I left my last post, On the Camino Del Norte in Spain, Bolibar to Zenarruza, at the Colegiata de Zenarruza or Monasterio de Zenarruza. Now, let’s continue with the small town of Munitibar ahead. From Zenarruza, there is a good climb of about 75 meters before a steep drop to Munitibar.

Zenarruza basque Camino signpost norte

Continue Reading…

If you are walking the Camino del Norte in the hills west of Markina-Xemein, please give yourself some time to visit the Colegiata de Zenarruza or Monasterio de Zenarruza. I wasn’t expecting the monasterio and was quite surprised when I visited late into a very long day. I was absolutely dead tired after walking over 32 kilometers from Deba, of which the last two hours were not planned. I arrived to the quiet grounds and felt a sense of peace and started to regain my strength. It also helped that I wasn’t carrying my backpack, as I left it in the near-by albergue where I would be staying the night.

I left my last post, On the Camino Del Norte in Spain, Markina-Xemein to Bolibar, in the town of Bolibar. Let’s continue climbing with about 150 meters of elevation gain to Zenarruza. I couldn’t figure out what Ziortzara Doan Bidarria refers to. If you know, I’d appreciate a comment below. We’ll go right here…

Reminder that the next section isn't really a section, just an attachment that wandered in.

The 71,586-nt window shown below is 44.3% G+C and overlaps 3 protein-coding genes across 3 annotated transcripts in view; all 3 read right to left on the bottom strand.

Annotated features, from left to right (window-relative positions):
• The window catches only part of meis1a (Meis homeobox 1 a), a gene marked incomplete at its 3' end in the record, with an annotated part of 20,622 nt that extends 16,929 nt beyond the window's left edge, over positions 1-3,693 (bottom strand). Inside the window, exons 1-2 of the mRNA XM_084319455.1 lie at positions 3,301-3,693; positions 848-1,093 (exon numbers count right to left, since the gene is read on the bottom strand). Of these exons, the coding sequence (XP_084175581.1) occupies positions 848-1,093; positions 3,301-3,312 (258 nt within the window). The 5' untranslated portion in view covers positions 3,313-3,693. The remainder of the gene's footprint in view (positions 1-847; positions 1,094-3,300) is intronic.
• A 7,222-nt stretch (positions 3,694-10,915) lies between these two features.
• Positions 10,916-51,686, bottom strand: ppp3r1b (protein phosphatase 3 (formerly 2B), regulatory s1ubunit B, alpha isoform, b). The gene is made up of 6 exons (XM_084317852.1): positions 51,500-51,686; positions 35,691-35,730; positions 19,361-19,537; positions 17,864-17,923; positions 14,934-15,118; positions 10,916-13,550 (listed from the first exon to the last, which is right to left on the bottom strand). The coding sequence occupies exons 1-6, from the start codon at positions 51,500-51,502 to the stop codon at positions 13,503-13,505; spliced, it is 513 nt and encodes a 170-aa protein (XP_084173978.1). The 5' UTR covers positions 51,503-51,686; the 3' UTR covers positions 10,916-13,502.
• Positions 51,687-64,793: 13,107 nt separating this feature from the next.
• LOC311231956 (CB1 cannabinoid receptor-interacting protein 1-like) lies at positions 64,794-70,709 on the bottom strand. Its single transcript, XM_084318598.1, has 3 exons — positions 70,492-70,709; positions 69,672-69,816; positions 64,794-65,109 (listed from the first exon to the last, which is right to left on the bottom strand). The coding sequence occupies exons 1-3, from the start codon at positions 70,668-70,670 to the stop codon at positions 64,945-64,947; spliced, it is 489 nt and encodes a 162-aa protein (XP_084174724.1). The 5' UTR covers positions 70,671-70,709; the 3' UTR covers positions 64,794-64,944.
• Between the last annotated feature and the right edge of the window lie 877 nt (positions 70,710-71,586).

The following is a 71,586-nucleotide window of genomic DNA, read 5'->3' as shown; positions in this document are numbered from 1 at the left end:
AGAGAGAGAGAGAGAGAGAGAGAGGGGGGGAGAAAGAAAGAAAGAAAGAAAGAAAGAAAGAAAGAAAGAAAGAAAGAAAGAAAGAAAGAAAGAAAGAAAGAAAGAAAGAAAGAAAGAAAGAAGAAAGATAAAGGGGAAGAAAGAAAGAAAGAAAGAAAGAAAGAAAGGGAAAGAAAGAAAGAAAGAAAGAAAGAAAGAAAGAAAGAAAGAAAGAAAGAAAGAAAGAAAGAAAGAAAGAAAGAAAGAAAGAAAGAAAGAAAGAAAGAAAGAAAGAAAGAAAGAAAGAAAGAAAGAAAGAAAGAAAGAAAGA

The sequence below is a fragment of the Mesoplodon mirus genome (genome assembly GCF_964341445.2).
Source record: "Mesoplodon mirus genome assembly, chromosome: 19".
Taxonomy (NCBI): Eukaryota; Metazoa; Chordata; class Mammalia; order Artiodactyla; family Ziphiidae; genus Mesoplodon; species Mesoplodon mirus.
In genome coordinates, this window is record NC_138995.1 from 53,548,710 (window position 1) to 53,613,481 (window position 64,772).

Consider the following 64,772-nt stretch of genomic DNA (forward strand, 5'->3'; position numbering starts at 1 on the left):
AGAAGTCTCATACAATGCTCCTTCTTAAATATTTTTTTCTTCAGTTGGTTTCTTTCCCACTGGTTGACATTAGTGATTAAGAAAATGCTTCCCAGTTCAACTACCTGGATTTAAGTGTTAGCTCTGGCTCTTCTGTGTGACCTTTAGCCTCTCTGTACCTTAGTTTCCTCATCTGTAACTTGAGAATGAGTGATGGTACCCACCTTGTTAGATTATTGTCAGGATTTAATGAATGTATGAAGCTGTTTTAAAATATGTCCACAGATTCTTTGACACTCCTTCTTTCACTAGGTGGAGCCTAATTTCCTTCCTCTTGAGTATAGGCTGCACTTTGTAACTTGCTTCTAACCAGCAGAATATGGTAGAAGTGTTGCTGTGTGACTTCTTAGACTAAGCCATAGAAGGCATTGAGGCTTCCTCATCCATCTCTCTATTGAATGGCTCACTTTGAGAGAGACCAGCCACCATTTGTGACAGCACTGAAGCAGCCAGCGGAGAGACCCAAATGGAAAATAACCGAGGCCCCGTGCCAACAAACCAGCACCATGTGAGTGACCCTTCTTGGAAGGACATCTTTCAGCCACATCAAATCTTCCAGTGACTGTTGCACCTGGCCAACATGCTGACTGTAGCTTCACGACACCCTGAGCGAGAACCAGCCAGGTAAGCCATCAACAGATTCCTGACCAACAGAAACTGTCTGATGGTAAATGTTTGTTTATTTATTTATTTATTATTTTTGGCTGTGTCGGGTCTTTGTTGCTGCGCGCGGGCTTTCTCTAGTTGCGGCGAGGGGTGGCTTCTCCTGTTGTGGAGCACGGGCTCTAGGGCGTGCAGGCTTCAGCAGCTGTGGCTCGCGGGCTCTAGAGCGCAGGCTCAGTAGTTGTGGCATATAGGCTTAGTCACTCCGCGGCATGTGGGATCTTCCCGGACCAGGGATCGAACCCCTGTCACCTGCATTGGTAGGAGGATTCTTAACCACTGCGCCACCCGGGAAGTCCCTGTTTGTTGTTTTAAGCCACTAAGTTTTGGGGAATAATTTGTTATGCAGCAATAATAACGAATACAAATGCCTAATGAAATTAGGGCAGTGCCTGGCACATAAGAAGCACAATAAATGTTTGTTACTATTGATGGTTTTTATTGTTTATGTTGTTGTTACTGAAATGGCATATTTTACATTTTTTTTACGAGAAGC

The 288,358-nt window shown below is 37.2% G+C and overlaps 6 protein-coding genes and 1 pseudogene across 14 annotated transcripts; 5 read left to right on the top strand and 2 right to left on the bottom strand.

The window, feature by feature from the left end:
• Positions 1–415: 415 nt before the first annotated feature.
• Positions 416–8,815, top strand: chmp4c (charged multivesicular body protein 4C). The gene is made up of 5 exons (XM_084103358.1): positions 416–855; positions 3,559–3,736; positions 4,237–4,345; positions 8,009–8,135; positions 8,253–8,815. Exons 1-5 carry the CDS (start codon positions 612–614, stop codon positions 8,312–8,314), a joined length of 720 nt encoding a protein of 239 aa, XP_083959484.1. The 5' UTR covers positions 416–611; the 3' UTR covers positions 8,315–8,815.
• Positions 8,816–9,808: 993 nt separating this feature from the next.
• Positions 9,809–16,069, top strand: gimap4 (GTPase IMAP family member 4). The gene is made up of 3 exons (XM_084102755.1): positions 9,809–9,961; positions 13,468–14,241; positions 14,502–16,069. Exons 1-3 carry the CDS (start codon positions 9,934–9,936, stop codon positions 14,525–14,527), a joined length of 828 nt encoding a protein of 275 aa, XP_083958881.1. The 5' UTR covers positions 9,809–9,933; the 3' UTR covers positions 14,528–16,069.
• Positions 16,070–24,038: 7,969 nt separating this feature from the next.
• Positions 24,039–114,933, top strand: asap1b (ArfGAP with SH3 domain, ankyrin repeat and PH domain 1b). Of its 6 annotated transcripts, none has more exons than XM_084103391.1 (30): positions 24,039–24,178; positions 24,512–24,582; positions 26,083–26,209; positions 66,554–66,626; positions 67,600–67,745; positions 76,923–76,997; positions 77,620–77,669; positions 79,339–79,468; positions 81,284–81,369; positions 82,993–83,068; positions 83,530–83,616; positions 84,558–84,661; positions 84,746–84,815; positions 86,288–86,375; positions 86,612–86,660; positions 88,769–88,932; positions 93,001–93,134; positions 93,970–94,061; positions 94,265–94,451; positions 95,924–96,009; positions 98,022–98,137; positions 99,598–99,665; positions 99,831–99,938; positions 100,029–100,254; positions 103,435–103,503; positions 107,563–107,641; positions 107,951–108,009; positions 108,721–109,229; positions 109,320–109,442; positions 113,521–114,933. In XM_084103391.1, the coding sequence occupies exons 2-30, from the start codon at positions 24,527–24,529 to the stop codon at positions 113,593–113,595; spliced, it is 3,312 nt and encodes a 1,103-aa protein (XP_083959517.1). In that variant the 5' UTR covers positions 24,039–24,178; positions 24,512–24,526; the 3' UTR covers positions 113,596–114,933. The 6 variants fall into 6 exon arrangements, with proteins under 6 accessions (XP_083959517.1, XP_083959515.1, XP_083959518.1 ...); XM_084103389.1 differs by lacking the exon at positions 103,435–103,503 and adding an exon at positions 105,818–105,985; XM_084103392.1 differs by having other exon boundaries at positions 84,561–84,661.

Ziortzara doan bidarria sign spain

Continue Reading…

I apologize that I don’t have many photos of Markina-Xemein, but I had a rather unsettling experience as I entered the Basque town. The first three days on the Camino del Norte had already worn me down, and I was sick and very tired. All I could think of was finding a bed for the night.

While walking alone besides a farm just before the town, I was approached by a very large man (I don’t mean tall) who came right into my face. He demanded money and my phone. He wasn’t armed that I could tell, and although I was in shock, I said no and started walking away. He then got right in my face again, so I yelled and the farmer up the road looked our way. The would-be thief then went along the path toward the town. I didn’t want to go backwards so I cautiously went ahead, hoping he had disappeared. Instead, he was waiting around the curve and walked toward me again. This time, I picked up my speed to a jog, got around him, and even with my backpack on, the burley thief could not keep up. I kept checking back, but was lucky he quit following me. Or so I hoped…

I left my last post, On the Camino Del Norte in Spain, Olatz to Markina-Xemein, just before this spot. The aforementioned incident took place below the farmhouse.

Markina Camino del Norte Basque

Continue Reading…